Review, reaffirm and rethink: How to keep your strategic plan alive and kicking
You’ve now completed a comprehensive plan for your farm business, conducted a thorough review of processes and procedures and you understand risk and where you feel comfortable growing and challenging yourself.
It’s been an important journey with lots of challenging yet critically important work. Everything we’ve examined and done so far is in the name of helping you achieve greater success at your farm and business.
One thing that never changes if you have a working farm or business – creating and executing strategic plans. As one ends, it’s time to create another with exciting new goals, ideas and possibly even vision and mission statements.
With so much to look after at the farm, it’s imperative to have well-designed plans with close details such as processes and procedures and overarching information like mission and vision statements and risk management strategies.
Ideate. We started by dreaming big and then distilled it to create a coherent and concise set of mission and vision statements. That was vital because now we’ve learned what our business is about – and not about.
Test and evaluate. With that box checked off, we assessed our environment — from business to weather and markets to strategic advantages — to help us better understand what we’re up against with our farm and business. We introduced the SWOT concept to help drive efficiency and be honest about our goals and operations.
Integrate. We took our SWOT answers and began to use them as a tool to carry out decisions both small and large. By understanding the strategic advantages of the farm business, it became clear how we could integrate and prioritize change into daily farm life, focusing on what would provide long-term, stable success.
Confirm objectives and risk. With a fresh plan in place, we waited. This was done to allow us to review and measure our objectives by understanding our risk appetite. This is important because these invisible boundaries aren’t known until we bump into one. Understanding risk is one of the most important things we do on a farm and learn about ourselves.
Operationalize. By understanding where our internal and external risks lie, we began to operationalize, which is to say we maximized our operation. We became familiar with goals, risks and our appetite for both. We adjusted both planned and ad hoc to maximize profit, efficiency or other opportunities at the farm or off-farm.
Monitor and measure. Most importantly, we continued to monitor non-stop. We do this by getting software, processes and practices in place to achieve this. As we monitor, regardless of frequency, we become better farm managers by not always sitting still watching progress reports but, rather, trusting in the data. We implement strategies and processes that enable us to succeed and not always be pinned down because we must monitor our farm and farm’s progress or employees’ progress on different things.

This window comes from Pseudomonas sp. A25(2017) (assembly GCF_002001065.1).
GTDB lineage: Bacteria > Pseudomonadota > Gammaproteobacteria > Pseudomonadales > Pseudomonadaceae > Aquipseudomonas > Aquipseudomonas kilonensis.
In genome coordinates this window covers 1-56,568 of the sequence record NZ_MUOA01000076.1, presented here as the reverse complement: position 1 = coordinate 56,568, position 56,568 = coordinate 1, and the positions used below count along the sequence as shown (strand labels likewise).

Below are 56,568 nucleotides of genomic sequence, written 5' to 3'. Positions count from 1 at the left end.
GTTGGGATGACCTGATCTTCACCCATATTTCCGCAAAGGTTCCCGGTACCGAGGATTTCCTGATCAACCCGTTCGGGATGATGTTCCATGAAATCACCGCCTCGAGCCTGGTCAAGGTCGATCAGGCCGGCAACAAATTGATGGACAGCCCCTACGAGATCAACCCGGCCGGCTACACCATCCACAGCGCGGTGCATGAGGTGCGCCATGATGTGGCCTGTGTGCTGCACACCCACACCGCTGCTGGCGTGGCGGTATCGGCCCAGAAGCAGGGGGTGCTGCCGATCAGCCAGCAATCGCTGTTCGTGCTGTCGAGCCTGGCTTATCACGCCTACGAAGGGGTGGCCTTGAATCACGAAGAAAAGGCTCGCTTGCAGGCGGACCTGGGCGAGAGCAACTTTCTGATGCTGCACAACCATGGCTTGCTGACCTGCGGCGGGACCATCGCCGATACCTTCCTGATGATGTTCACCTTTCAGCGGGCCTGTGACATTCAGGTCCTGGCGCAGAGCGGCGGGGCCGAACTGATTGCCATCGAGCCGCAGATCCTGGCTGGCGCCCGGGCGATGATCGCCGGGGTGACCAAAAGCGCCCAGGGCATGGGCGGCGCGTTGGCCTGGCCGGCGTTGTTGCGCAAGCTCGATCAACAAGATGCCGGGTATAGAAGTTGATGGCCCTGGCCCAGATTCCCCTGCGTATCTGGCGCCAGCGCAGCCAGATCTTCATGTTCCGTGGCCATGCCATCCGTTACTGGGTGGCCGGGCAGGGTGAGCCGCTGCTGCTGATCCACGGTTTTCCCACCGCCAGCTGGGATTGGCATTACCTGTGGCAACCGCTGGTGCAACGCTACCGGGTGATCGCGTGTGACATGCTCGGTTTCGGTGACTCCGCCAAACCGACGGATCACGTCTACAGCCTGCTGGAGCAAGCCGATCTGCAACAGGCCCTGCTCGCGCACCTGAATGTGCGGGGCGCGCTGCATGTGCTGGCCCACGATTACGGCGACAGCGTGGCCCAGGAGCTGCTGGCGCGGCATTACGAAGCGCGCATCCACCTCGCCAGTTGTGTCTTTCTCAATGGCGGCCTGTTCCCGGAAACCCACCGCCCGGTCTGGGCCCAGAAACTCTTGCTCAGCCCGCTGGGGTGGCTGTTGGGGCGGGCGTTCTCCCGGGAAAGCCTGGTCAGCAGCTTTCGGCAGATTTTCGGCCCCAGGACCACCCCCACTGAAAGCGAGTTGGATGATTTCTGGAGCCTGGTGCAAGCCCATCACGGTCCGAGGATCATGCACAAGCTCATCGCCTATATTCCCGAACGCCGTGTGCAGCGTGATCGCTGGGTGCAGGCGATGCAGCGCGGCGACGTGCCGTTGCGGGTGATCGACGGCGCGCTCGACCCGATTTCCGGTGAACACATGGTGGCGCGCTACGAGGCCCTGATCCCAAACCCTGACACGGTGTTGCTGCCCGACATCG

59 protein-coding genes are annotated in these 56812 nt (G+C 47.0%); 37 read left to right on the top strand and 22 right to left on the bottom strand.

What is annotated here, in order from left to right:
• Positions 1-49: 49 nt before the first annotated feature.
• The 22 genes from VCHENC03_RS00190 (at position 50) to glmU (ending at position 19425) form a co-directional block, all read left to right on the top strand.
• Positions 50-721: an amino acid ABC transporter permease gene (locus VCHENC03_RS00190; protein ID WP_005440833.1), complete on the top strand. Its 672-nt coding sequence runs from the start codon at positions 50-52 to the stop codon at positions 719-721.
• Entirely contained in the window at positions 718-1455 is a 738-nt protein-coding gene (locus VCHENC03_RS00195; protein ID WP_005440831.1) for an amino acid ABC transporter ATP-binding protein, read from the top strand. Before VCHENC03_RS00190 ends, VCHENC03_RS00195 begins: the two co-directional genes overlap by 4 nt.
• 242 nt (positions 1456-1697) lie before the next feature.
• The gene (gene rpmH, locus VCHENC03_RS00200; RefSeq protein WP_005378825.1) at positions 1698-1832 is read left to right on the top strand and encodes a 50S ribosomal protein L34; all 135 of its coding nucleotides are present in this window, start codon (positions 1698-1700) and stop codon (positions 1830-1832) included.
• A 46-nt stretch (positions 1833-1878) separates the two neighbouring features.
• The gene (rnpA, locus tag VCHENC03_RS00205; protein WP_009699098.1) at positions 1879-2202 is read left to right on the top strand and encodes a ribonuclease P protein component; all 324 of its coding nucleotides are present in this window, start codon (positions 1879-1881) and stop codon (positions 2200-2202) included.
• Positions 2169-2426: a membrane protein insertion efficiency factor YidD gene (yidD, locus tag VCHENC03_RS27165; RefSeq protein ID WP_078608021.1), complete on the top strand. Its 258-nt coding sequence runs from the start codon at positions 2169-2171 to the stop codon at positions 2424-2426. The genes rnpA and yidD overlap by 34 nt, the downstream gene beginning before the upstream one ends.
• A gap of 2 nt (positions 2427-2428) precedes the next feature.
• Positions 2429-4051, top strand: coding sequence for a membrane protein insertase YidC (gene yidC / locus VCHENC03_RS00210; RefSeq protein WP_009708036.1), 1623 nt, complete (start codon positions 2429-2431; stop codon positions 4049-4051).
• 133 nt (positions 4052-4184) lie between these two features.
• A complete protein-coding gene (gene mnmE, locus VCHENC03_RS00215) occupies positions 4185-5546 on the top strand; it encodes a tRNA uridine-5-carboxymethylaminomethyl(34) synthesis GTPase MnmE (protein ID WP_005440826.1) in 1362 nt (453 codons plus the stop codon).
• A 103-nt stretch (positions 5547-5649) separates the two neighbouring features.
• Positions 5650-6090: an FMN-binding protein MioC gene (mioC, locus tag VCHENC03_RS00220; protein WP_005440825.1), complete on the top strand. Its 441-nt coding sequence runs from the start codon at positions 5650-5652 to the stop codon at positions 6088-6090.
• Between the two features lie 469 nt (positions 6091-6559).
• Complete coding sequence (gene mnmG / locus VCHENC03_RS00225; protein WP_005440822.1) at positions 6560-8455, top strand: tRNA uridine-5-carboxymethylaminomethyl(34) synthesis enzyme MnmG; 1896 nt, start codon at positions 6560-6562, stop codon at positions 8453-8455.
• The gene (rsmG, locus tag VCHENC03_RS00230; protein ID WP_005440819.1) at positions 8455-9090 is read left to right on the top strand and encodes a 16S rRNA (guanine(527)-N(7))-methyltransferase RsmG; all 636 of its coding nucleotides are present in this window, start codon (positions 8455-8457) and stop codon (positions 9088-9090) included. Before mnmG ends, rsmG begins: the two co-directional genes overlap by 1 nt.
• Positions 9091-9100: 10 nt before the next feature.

With any farm or business, there will always be times to review progress, procedure and productivity. Often this can be done as overall projects are completed, or individual components of projects wrap up. These natural breaks in the farm schedule often allow for a chance to perform a “state of the union” within our operation.
Time set aside to perform this kind of review is important because the farm is busy, and if we’re not intentional with our time, it disappears. We all know the feeling when best-laid plans go awry for one reason or another. Often this is a result of ad hoc planning, and sometimes, it‘s out of our control.
Review This could be as simple as looking back at what was done last week compared to the initial goal set out.
Example: Did all the combine belts get changed before harvest as requested?
Reaffirm Just as important as changing operational plans is to look back on something that was a complete win and went exactly according to plan. Not only does this help underscore confidence from others in your management group and employees, but it also reminds you that the work you have done throughout articles 1-6 is now bearing fruit and paying dividends.
Example: Hiring the agronomist with specialized training to your crops — and not trusting your general knowledge from ag college — paid off huge, with soil testing showing a two-fold increase in organic matter and above-average contracts due to crop quality. Perhaps with a slight adjustment, we can make next year even better.
Rethink Sometimes, when a major event happens either within or outside our control, it can cause us to rethink our next step.
Example: With a nearby berry processor shutting down, what does this mean for my freight and logistics costs?
There are many times throughout the year when it makes sense to not only assess ourselves but adjust plans, as well. Often, we may undertake these actions at established intervals or simply conduct a review analysis when different signals dictate, such as market forces, weather woes, logistics issues and more.